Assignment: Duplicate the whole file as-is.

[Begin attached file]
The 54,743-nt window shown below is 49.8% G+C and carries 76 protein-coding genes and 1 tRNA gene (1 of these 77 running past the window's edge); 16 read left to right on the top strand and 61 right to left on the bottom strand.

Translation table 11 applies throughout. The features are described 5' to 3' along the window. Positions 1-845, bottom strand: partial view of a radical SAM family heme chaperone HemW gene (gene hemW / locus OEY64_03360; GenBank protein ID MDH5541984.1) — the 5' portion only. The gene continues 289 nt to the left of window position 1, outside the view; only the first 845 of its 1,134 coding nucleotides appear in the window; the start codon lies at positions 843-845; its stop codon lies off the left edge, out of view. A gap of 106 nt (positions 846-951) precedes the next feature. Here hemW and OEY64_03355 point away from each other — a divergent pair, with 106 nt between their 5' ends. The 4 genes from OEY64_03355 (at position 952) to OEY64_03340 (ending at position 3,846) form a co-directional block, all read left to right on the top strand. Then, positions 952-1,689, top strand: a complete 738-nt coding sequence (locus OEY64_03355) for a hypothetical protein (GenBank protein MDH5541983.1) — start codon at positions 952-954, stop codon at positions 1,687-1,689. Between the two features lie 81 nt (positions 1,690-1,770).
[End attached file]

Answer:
The 54,743-nt window shown below is 49.8% G+C and carries 76 protein-coding genes and 1 tRNA gene (1 of these 77 running past the window's edge); 16 read left to right on the top strand and 61 right to left on the bottom strand.

Translation table 11 applies throughout. The features are described 5' to 3' along the window. Positions 1-845, bottom strand: partial view of a radical SAM family heme chaperone HemW gene (gene hemW / locus OEY64_03360; GenBank protein ID MDH5541984.1) — the 5' portion only. The gene continues 289 nt to the left of window position 1, outside the view; only the first 845 of its 1,134 coding nucleotides appear in the window; the start codon lies at positions 843-845; its stop codon lies off the left edge, out of view. A gap of 106 nt (positions 846-951) precedes the next feature. Here hemW and OEY64_03355 point away from each other — a divergent pair, with 106 nt between their 5' ends. The 4 genes from OEY64_03355 (at position 952) to OEY64_03340 (ending at position 3,846) form a co-directional block, all read left to right on the top strand. Then, positions 952-1,689, top strand: a complete 738-nt coding sequence (locus OEY64_03355) for a hypothetical protein (GenBank protein MDH5541983.1) — start codon at positions 952-954, stop codon at positions 1,687-1,689. Between the two features lie 81 nt (positions 1,690-1,770).